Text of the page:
Brussels declares war on supermarkets :-: Politics


Supermarkets are now squarely in the EU’s crosshairs.

Brussels dithered for years over how to respond to complaints from farmers that they have almost no bargaining power against titans such as Britain’s Tesco and France’s Carrefour. The farmers’ key demand is that the EU should roll out legislation to end so-called unfair trading practices, such as late payments by supermarkets and abusive contracts.

Until now, the Commission tried to present itself as a neutral broker in these bitter, complex feuds over the food supply chain.

That all changed Friday, when European Commissioner for Agriculture Phil Hogan launched an unexpected attack on supermarkets in a speech at Dublin Castle and announced he would aim to draft legislation to protect farmers from hypermarket kingpins. Hogan was categorical about who was to blame.

“Concretely, supermarkets in particular now enjoy ‘super power’ due to the twin effect of increased globalization and a high level of concentration within Europe,” he said. “This gives them disproportionate leverage over primary producers.

“The imbalance of bargaining power between price setters and price takers is stark, leading to a situation where there is a real ‘fear factor’ for farmers of commercial retaliation, late payments and other headaches,” he told his audience in Dublin.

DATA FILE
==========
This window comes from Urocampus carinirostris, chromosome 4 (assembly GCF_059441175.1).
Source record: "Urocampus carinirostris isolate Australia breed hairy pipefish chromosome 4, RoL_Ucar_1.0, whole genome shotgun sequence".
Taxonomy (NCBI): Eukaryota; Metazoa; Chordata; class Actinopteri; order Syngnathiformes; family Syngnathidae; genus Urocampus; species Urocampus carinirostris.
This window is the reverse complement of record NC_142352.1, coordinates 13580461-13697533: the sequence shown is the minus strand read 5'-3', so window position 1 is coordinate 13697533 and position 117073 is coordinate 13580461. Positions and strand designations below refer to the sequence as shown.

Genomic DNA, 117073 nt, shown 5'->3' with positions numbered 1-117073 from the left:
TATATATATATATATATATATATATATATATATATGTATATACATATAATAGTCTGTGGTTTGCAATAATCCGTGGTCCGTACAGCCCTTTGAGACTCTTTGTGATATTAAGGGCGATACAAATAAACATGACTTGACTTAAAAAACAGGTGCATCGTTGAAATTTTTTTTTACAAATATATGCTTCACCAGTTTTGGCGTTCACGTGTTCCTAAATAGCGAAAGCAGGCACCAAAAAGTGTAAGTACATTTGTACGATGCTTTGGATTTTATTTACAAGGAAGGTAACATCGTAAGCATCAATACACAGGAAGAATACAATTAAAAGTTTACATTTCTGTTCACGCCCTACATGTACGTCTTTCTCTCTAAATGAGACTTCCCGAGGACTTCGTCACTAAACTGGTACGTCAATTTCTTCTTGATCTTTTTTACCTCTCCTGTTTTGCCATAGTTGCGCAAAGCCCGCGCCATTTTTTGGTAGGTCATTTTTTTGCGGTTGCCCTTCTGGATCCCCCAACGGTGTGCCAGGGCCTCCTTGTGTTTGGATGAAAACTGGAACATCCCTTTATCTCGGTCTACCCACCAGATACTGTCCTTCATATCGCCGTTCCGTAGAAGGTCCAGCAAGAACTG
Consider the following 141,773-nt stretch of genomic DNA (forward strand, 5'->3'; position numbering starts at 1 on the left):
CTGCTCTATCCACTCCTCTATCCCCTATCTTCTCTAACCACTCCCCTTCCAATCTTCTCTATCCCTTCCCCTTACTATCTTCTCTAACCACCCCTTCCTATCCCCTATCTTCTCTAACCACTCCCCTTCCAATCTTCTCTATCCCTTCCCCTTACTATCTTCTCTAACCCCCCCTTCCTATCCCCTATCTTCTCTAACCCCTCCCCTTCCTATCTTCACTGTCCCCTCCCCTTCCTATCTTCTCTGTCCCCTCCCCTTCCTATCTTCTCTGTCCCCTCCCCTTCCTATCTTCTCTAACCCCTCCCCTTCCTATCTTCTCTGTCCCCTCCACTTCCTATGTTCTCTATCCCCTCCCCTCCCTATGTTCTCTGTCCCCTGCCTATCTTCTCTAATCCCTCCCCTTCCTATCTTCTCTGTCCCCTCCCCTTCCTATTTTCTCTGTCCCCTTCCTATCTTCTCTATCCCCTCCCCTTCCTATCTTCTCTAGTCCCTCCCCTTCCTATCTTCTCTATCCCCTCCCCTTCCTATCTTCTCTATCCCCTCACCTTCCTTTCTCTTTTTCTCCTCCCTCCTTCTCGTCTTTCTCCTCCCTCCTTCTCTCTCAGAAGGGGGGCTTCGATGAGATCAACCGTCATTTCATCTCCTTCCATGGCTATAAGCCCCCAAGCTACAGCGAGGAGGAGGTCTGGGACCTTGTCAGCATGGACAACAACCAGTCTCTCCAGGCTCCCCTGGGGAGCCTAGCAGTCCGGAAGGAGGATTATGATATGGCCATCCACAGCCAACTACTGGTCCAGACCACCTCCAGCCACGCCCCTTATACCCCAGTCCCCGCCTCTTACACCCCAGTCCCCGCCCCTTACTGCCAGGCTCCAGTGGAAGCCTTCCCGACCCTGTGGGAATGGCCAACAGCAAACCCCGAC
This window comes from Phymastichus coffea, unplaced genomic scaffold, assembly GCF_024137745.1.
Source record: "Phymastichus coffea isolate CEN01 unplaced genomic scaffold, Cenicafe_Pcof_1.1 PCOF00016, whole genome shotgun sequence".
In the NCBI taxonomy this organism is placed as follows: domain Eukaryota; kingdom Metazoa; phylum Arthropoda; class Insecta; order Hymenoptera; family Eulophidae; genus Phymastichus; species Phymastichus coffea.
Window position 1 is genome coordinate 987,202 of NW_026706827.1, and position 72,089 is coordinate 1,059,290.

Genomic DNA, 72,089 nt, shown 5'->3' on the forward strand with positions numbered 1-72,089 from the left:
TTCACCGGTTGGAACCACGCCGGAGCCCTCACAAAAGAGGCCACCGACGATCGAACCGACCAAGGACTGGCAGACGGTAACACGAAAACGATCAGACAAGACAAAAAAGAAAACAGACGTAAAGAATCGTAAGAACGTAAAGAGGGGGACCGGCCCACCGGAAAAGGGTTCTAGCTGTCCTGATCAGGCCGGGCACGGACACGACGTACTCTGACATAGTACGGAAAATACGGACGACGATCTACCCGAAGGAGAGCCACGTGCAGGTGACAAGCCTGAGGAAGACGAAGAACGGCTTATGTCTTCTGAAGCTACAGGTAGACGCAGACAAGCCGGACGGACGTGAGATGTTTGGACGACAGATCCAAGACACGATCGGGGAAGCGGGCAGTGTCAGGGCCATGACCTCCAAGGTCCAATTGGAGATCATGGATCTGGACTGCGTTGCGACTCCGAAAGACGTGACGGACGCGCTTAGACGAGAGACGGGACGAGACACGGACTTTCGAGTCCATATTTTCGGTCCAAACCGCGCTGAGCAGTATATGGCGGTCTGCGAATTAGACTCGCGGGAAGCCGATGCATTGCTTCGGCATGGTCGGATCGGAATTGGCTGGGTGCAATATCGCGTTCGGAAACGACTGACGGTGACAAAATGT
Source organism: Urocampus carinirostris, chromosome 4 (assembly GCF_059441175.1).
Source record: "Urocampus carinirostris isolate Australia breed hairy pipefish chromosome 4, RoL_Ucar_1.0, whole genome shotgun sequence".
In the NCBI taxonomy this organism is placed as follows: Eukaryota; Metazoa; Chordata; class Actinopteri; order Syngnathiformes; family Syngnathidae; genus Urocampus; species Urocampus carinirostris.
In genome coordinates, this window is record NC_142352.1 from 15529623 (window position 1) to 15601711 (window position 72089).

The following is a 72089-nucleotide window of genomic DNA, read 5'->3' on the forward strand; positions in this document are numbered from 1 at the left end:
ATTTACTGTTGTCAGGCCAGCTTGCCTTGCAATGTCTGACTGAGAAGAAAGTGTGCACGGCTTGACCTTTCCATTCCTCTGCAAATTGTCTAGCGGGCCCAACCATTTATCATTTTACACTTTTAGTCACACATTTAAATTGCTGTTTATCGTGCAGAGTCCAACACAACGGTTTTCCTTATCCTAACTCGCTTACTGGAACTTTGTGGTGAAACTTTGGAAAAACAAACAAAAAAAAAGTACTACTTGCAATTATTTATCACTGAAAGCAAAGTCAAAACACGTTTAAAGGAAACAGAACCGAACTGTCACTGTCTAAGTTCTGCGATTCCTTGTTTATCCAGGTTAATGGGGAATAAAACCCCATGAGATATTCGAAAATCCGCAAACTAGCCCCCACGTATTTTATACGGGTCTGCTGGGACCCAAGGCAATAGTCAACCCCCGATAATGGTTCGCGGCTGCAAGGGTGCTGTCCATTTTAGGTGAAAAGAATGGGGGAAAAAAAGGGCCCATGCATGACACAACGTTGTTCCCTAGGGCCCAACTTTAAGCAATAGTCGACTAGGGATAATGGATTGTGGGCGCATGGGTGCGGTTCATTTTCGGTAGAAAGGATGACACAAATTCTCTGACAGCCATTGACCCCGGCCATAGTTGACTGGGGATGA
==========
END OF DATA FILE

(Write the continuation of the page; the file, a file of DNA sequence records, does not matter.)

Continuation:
“This is a narrative which has been built up by the farming community — that all their problems can be blamed on retailers” — Neil McMillan, director at EuroCommerce

Retail analyst Kantar says the Tesco, Sainsbury’s and Asda chains control nearly 60 percent of the U.K. grocery market. In France, Carrefour, E. Leclerc and Intermarché command more than 55 percent.

Hogan’s aides later tweeted an image of a farmer in green dungarees struggling under the weight of a food processing plant and a supermarket. The commissioner’s hard-line speech against food retailers triggered a flurry of phone calls and emergency meetings of supermarket lobbyists in Brussels concerned about an assault on what they argue should remain a free market.

Purveyors or profiteers?

Hogan’s legislative proposal is expected early next year and will include new rules aimed at improving price transparency in the market and increasing the power of agricultural cooperatives so that farmers face fewer problems with late payments, poorly negotiated contracts or limited bargaining power, people familiar with the plan say.

Hogan insists it is time to give farmers a “fair share of the pie” | Julien Warnand/EPA

Another idea that Brussels considered after it received recommendations from an independent group of experts last year would oblige countries to set up so-called groceries’ adjudicators that could fine supermarkets should they treat farmers unfairly. The U.K. has already activated such an initiative, and in 2015 found evidence that Tesco failed to pay farmers for their goods for more than a year after disagreements over the amount they owed.

Supermarket chains like Lidl and Carrefour, however, say they are being unfairly targeted. They actually buy very little directly from farmers and instead deal with large processors such as Arla, Nestlé and Danone. Many of the retailers insist the bumper margins are made in the processing businesses, not by supermarkets.